Building with Middleman

This post outlines three discoveries from building our new website with Middleman, a framework for creating static websites, using Ruby.

Data files

Data files in Middleman separate chunks of content from the HTML-based layouts. Data files are made even better by the ability to dynamically create pages using these data files.

As an example, information about our apps are stored in data files, then pages are generated for each of the apps with this short snippet in config.rb:

data.apps.each do |app|
  proxy "/#{app.url}/index.html", "/apps/template.html", :locals => { :app => app}, :ignore => true

Search is implemented client-side using Fuse.js, a tiny fuzzy-search JavaScript library. Fuse.js searches over a JSON search corpus (we've done some minimal optional processing to remove stop words), then search results are rendered with Handlebars.

The outcome is nearly instant search, given our small search corpus.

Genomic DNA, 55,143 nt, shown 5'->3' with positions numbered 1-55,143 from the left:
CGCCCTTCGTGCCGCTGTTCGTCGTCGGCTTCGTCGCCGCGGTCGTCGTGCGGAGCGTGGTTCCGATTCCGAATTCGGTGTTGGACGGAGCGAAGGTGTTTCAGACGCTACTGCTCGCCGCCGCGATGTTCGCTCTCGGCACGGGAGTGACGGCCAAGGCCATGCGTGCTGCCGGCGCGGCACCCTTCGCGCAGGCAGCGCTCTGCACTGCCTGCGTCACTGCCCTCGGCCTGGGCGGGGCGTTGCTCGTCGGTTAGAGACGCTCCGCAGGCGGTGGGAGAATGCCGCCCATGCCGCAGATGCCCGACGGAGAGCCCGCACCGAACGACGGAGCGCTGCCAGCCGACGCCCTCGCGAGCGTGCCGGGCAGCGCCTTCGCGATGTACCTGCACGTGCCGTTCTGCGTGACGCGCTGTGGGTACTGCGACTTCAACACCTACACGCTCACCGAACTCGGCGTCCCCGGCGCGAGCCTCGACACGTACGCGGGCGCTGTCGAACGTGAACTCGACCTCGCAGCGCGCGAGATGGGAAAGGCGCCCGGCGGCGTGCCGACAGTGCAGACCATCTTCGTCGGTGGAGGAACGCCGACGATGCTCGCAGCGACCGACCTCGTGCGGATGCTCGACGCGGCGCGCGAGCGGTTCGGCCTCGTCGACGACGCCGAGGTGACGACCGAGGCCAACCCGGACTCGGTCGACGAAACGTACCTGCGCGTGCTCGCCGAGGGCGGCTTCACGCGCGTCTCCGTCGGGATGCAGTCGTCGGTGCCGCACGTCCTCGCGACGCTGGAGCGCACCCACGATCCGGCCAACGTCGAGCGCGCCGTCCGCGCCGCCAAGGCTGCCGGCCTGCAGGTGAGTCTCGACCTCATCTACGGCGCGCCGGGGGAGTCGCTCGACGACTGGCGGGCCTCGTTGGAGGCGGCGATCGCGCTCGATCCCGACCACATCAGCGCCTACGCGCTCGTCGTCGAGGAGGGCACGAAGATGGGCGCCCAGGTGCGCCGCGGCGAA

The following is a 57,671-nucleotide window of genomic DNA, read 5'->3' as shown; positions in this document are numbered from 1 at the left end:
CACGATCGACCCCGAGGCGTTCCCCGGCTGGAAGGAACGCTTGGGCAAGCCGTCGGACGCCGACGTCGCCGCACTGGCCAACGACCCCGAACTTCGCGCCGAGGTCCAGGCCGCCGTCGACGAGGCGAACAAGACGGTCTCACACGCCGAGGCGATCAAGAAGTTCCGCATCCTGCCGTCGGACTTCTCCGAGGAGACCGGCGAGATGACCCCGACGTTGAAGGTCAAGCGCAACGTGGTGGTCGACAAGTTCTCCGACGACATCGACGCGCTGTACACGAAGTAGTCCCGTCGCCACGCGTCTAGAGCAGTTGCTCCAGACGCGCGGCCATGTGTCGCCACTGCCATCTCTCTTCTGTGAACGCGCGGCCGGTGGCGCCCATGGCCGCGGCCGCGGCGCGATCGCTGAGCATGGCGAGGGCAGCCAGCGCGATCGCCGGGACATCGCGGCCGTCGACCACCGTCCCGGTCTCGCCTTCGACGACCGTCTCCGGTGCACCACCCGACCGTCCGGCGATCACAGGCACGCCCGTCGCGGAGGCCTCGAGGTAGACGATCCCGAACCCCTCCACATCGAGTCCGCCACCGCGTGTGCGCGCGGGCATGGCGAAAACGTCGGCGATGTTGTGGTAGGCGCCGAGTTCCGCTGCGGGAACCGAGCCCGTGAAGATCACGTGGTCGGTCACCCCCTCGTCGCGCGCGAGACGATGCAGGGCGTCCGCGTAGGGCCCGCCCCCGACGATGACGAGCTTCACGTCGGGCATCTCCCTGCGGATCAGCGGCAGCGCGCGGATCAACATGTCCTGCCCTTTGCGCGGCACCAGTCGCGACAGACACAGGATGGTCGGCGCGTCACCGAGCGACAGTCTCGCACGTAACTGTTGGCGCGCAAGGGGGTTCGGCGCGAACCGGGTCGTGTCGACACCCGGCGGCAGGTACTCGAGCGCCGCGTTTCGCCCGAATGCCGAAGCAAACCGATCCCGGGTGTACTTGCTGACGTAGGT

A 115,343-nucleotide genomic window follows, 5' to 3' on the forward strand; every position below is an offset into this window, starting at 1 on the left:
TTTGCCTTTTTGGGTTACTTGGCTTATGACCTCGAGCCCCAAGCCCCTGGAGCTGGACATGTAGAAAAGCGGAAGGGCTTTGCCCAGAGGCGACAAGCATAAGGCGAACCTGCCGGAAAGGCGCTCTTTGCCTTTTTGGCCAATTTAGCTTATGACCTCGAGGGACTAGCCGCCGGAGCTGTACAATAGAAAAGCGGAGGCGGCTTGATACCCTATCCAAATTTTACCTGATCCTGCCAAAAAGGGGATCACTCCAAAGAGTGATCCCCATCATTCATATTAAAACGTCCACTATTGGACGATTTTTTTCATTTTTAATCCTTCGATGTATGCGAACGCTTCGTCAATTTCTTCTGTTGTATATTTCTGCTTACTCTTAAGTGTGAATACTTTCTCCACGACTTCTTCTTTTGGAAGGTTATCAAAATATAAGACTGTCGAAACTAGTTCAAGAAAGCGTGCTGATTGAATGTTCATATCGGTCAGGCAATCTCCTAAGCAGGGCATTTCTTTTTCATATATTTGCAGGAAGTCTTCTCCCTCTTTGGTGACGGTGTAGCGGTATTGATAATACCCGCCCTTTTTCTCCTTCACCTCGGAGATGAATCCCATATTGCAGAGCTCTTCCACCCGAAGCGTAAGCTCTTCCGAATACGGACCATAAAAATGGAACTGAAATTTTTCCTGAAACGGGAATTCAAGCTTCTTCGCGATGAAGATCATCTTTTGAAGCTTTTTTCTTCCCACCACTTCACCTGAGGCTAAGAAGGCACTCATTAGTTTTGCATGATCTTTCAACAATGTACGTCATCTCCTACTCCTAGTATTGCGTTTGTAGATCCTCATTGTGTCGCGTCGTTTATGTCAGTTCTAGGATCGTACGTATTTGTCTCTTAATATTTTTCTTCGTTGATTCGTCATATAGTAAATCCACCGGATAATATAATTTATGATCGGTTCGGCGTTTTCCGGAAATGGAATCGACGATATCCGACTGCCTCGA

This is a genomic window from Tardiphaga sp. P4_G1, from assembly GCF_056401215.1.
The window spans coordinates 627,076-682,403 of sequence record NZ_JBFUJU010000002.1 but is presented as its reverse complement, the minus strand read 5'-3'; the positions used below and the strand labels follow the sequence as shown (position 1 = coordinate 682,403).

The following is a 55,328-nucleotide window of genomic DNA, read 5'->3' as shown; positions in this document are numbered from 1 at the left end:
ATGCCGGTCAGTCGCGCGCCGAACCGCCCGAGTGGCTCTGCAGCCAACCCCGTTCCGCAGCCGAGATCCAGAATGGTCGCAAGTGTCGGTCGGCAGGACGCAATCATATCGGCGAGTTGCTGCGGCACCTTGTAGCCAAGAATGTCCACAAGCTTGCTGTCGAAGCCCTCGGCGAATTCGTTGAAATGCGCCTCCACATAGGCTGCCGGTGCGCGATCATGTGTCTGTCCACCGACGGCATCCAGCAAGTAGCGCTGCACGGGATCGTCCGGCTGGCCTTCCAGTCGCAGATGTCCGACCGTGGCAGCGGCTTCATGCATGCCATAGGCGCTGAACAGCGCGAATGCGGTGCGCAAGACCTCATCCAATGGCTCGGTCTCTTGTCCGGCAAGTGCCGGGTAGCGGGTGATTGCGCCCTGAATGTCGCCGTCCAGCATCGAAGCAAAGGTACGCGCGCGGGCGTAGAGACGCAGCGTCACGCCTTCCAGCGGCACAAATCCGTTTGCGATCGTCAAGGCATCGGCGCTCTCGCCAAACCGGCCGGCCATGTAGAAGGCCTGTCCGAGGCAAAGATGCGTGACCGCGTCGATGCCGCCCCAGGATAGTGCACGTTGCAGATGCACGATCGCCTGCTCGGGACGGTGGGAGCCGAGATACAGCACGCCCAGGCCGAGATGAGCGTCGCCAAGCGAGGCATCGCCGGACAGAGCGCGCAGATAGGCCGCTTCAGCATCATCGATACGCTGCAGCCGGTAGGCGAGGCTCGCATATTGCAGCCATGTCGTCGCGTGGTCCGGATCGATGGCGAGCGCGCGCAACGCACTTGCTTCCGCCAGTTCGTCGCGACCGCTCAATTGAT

Feedback events

On support articles, we ask "was this article helpful?", with "yes" and "no" buttons. We found Google Analytics events was a simple solution to collect feedback on content, without having to write any server-side code.

Once you've set up Google Analytics, in JavaScript all you need is a simple function that wraps the basic events code:

var sendFeedbackEvent = function (action) {
  ga('send', {
    hitType: 'event',
    eventCategory: 'Feedback',
    eventAction: action,
    eventLabel: 'Support article'

Then, when users click the helpful/unhelpful button, you can dispatch the relevant event: